425 F2d 1293 Gremillion v. C Henderson

425 F.2d 1293

Joseph N. GREMILLION, Plaintiff-Appellant,
C. Murray HENDERSON, Warden, Defendant-Appellee.

No. 28851 Summary Calendar.

United States Court of Appeals, Fifth Circuit.

May 15, 1970.

Joseph Gremillion, pro se.

Jack P. F. Gremillion, Atty. Gen. of Louisiana, Boton Rouge, La., for appellee.

Before BELL, AINSWORTH, and GODBOLD, Circuit Judges.


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This appeal is taken from the district court's denial of the petition of Joseph N. Gremillion, a Louisiana state prisoner, for a writ of habeas corpus. We affirm.1


Appellant contends that he is entitled to credit for nine months and thirteen days of time spent in custody prior to sentencing. He was convicted in the Nineteenth Judicial District Court in East Baton Rouge Parish, upon his plea of guilty, of armed robbery; and he was sentenced to serve ten years, whereas the maximum imposable sentence was ninety-nine years.2 The sentencing court could have awarded the appellant credit for his presentence jail time, but did not do so. La.C.Cr.P., Art. 880.


Even if we asume that the conclusive presumption3 applied in federal cases is not controlling here, because the record shows beyond doubt that credit was not given, there is no federal constitutional right to credit for time served prior to sentence. In the absence of a statute requiring that such credit be given, the matter is within the discretion of the sentencing judge. Here there is a statute but it specifically gives the judge complete discretion.4 Thus we find no custody in violation of the United States Constitution and therefore no claim cognizable on a federal writ of habeas corpus.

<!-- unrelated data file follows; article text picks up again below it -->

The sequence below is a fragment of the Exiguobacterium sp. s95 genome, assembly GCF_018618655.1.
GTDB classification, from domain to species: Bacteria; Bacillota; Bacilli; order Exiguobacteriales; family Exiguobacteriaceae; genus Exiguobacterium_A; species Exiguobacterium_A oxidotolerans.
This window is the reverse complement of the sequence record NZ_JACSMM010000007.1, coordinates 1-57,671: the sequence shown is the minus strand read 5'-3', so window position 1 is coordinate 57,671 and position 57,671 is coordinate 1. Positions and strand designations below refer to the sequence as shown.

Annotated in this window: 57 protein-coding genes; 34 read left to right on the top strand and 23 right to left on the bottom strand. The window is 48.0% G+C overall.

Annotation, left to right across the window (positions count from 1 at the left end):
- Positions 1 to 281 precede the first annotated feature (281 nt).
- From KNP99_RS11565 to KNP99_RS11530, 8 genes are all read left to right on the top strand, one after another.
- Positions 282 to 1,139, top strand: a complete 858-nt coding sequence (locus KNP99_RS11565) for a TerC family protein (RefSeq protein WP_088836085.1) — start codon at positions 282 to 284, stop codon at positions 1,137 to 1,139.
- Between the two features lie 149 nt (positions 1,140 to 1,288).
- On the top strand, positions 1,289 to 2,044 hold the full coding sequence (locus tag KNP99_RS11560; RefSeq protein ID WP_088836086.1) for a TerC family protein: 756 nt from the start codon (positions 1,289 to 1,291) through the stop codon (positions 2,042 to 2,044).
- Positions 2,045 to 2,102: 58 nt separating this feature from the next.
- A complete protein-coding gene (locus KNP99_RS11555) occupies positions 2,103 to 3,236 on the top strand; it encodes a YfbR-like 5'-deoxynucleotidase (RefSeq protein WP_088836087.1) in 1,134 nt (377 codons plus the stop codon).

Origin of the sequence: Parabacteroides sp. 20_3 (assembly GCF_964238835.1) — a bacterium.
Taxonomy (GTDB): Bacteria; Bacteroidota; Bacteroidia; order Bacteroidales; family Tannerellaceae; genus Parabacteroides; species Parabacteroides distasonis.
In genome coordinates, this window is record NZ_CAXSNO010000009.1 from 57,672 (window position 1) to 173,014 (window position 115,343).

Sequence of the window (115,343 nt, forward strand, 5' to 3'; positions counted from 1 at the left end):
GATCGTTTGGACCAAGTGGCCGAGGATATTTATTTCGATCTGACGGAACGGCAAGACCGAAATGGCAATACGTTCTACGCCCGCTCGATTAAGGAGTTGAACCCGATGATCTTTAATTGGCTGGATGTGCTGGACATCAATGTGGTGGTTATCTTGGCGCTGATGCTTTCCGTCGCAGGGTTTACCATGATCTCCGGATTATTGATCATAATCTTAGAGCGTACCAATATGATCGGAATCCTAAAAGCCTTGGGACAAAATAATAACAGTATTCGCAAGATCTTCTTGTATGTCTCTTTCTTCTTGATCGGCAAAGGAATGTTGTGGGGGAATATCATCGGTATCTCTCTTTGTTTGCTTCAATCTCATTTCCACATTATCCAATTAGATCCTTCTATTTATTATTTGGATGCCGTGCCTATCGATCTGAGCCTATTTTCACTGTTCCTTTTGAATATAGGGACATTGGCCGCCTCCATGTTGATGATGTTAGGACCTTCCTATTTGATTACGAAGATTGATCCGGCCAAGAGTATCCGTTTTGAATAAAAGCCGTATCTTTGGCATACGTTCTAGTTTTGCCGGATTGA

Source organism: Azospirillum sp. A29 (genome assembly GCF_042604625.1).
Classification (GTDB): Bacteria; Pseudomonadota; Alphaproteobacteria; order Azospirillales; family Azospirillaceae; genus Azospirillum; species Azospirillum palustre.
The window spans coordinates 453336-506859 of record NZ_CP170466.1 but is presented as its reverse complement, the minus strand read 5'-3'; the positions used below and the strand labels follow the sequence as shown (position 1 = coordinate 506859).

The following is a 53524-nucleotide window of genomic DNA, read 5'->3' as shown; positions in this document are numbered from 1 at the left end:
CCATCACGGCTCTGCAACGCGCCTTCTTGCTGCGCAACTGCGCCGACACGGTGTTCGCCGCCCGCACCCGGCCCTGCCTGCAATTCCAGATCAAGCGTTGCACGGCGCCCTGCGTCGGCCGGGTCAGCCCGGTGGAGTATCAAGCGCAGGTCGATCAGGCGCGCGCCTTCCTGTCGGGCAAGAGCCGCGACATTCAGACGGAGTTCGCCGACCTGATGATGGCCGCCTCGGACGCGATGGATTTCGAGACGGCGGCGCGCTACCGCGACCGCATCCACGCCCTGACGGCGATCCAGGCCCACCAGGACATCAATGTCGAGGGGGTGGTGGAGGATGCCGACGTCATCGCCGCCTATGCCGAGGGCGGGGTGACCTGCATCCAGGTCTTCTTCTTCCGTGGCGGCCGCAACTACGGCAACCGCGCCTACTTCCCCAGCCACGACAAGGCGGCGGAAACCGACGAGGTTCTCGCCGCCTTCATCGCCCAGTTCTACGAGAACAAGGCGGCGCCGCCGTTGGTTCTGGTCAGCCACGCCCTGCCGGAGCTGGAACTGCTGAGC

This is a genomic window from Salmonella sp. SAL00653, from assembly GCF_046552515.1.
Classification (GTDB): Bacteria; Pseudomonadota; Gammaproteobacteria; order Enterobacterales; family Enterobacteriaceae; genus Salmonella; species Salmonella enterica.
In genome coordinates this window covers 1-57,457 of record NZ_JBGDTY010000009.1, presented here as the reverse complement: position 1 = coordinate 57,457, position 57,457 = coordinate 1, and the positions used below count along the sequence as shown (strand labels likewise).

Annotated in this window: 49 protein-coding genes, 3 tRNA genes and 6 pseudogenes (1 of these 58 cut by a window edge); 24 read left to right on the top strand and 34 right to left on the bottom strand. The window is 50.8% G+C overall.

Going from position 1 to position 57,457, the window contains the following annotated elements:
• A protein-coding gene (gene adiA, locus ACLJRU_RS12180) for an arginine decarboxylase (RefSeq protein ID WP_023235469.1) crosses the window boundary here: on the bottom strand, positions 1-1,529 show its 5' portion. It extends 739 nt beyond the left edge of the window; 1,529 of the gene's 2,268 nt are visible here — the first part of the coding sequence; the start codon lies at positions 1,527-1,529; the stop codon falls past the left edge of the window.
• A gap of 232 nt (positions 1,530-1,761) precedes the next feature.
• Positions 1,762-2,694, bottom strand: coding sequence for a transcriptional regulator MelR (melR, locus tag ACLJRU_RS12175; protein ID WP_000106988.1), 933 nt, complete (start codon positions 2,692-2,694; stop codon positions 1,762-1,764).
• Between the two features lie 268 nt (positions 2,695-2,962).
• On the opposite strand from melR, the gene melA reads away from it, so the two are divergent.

Pursuant to Rule 18 of the Rules of this Court, we have concluded on the merits that this case is of such character as not to justify oral argument and have directed the clerk to place the case on the Summary Calendar and to notify the parties in writing. See Murphy v. Houma Well Service, 5th Cir., 1969, 409 F.2d 804, Part I; and Huth v. Southern Pacific Company, 5th Cir., 1969, 417 F.2d 526, Part I


La.Cr.C., Art. 64


See Bryans v. Blackwell, 5 Cir., 1967, 387 F.2d 764


We note that the statute here, unlike that in Stapf v. United States, 1966, 125 U.S.App.D.C. 100, 367 F.2d 326, does not impose an arbitrary classification